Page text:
OH Suzie! I just love this! I’m so thankful for my scars! God has molded me through them and I know I would not be who I am without them. Such a beautiful topic for #livefreeThursday! Thank you for bringing us to the table to remember WE ARE FREE! Hugs!
We are free!
Suzie, your words plow deep ground. Thank you. I heard someone ask are you claiming the scars of satan or are you championing the compassion and healing of Christ? Memorable. I wanna CHEER for Christ!
See you soon!
Have I been working too hard to cover up my scars? The real me? These are the questions your post brings to my mind. Such an important reality check for me – for all of us. I want to always remember where God brought me from, while focusing on the life He gives me each day. I don’t ever want to hide my scars. I love how yours brought conversation between you and your friend – a perfect example of how our shared experiences bring us to closer relationships with one another:)
I loved this prompt, Suzie. We all have scars. And you’re so right- they’re beautiful. Love you!
Wow! Your powerful words touch me deeply…. and I know will touch others. This line “We sit beside another women, her wounds raw, and allow her to “touch our scars” to see that Jesus is real” — brought me to tears. God makes all things beautiful. “To give unto them beauty for ashes” – Isaiah 61:3 He can turn our pain into purpose when we open our wounds, our heart, our hurts to help another new to the journey we walked. Community — He designed us for it. He marked us for it. Thank you for always being so real, raw and relevant to the hearts of women.
I love the thought of turning pain into purpose. This morning I was reading and I came across the definition the word, “Shalom.” It means “flourishing wholeness.” I almost leaped from my chair. Yes! This is what it looks like to once be wounded and to be healed. Our scars are a reminder of our flourishing wholeness!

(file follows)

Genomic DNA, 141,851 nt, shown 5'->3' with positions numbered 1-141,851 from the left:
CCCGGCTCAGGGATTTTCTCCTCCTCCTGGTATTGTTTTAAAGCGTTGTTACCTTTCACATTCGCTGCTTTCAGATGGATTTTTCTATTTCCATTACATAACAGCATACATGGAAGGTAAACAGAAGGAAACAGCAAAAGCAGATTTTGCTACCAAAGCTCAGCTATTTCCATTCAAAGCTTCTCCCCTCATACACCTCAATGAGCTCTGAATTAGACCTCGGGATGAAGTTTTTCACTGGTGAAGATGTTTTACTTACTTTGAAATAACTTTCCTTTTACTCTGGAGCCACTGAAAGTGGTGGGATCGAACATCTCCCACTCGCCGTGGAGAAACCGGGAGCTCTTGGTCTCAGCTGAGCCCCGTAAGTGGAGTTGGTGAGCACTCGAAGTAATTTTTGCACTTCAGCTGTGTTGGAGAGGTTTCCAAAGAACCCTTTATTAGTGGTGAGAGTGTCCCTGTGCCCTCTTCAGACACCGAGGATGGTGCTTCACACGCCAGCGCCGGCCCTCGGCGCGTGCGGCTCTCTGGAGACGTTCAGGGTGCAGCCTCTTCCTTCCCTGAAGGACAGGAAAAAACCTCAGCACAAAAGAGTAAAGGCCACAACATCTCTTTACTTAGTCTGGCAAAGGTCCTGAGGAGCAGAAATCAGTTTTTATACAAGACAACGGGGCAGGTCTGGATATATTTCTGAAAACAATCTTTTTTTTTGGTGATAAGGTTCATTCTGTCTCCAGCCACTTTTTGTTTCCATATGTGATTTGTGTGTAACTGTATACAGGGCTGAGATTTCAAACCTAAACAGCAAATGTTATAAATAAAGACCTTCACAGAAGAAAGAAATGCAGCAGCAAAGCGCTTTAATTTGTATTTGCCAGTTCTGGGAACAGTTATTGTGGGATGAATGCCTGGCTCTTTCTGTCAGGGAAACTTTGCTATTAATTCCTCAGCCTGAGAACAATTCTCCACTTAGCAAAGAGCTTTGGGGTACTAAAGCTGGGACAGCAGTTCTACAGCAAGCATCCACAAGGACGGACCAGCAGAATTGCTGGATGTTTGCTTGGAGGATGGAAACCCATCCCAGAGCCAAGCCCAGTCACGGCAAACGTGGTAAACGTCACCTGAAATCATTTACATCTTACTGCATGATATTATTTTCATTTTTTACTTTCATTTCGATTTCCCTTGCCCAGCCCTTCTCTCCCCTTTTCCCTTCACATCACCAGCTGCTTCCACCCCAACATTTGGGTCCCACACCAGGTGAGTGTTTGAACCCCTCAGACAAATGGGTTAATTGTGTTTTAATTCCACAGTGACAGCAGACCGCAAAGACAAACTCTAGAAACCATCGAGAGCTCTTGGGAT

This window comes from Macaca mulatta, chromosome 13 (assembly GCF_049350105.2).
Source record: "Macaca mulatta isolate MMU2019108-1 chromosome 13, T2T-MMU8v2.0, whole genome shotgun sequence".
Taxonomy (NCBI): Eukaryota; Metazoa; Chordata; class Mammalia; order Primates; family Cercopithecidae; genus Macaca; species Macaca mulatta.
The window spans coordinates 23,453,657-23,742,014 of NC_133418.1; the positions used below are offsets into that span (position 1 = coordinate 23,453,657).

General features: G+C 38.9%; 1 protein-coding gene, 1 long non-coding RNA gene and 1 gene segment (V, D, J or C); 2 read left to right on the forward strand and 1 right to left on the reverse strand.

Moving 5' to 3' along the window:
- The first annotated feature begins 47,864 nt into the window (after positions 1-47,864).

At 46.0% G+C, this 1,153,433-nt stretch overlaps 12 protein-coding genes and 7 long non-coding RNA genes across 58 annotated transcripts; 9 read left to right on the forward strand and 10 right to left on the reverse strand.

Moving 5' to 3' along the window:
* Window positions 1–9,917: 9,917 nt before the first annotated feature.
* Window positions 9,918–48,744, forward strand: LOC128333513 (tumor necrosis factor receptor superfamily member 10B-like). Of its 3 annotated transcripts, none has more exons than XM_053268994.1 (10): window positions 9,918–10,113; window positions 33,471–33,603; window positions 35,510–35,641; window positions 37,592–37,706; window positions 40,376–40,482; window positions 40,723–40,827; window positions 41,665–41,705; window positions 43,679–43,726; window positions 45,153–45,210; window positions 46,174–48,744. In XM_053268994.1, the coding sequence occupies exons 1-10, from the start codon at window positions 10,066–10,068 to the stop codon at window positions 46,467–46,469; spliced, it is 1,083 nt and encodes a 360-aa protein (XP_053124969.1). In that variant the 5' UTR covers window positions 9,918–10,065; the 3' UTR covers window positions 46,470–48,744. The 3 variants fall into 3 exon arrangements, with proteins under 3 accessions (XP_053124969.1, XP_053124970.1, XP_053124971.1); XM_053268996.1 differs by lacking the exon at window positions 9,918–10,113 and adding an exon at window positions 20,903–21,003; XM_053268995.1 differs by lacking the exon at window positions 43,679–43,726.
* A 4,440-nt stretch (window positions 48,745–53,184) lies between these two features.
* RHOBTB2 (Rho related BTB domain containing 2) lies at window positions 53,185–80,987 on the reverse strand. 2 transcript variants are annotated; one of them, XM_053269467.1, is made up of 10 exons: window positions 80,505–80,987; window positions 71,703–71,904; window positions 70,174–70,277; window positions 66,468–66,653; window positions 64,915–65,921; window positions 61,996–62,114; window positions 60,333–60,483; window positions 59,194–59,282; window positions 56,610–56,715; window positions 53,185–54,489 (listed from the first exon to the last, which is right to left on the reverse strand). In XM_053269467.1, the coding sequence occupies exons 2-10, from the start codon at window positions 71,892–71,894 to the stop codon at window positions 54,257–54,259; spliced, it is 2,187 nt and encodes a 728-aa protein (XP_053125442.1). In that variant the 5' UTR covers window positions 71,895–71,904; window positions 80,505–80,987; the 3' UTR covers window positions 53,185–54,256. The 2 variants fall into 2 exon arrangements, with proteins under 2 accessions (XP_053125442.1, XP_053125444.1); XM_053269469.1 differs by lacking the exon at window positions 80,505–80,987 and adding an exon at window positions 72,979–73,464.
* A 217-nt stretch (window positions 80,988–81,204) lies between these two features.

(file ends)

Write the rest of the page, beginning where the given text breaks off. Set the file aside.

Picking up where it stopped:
Such a great prompt this week and your words really go deep Suzie! Thanks so much for always being real with us.
Beautiful, powerful, and WOW! This line, “We sit beside another women, her wounds raw, and allow her to “touch our scars” to see that Jesus is real.” WHOA! Hello, perspective! Love this post, Suzie… thank you for the reminder not to hide our scars in shame, but to lift them to Him and allow Him to use them for His glory! YES! #livefreeThursday
If I could describe this community of #livefree women, this is the heart of it for me. <3
Oh my goodness, YES! *chills*
Thank you for leading us to reflect on our scars – visible and invisible – today Suzie and the truth of them being a mark of God’s healing LOVE! Our scars allow us to show empathy to those around us 🙂
“Our invisible scars are a mark of how God healed us.” This is a beautiful way to give thanksgiving in all things Suzie. By the way, my appendix burst at 4 🙂
I battle scars and dealing with insecurities because of them. Double mastectomy and failed reconstruction has left scars I need to overcome. Thank you for sharing this.
Such a beautiful, visual post, Suzie. The hands, the doubts, the wounds ~ wow. Everything became three dimensional. Loved it.
Thanks for pointing out the difference when we can see how our scars can point to how God has healed or is in the process of healing us…it is all in the perspective and I’m grateful how God has been gradually changing mine…blessings 🙂
Our scars tell our story … a story of victory … the story of our Healer! Thank you, Suzie, for this powerful reminder of truth! So honored to link up here today!
Just learned about this link up, wish I had sooner. I’ve been mustering the courage to write on this subject, from the viewpoint of a bipolar Christian . Perhaps now is a good time. Thank you for this topic. And shedding light on what can be difficult for some.
Amen and amen. How wonderfully God has used and redeemed your scars.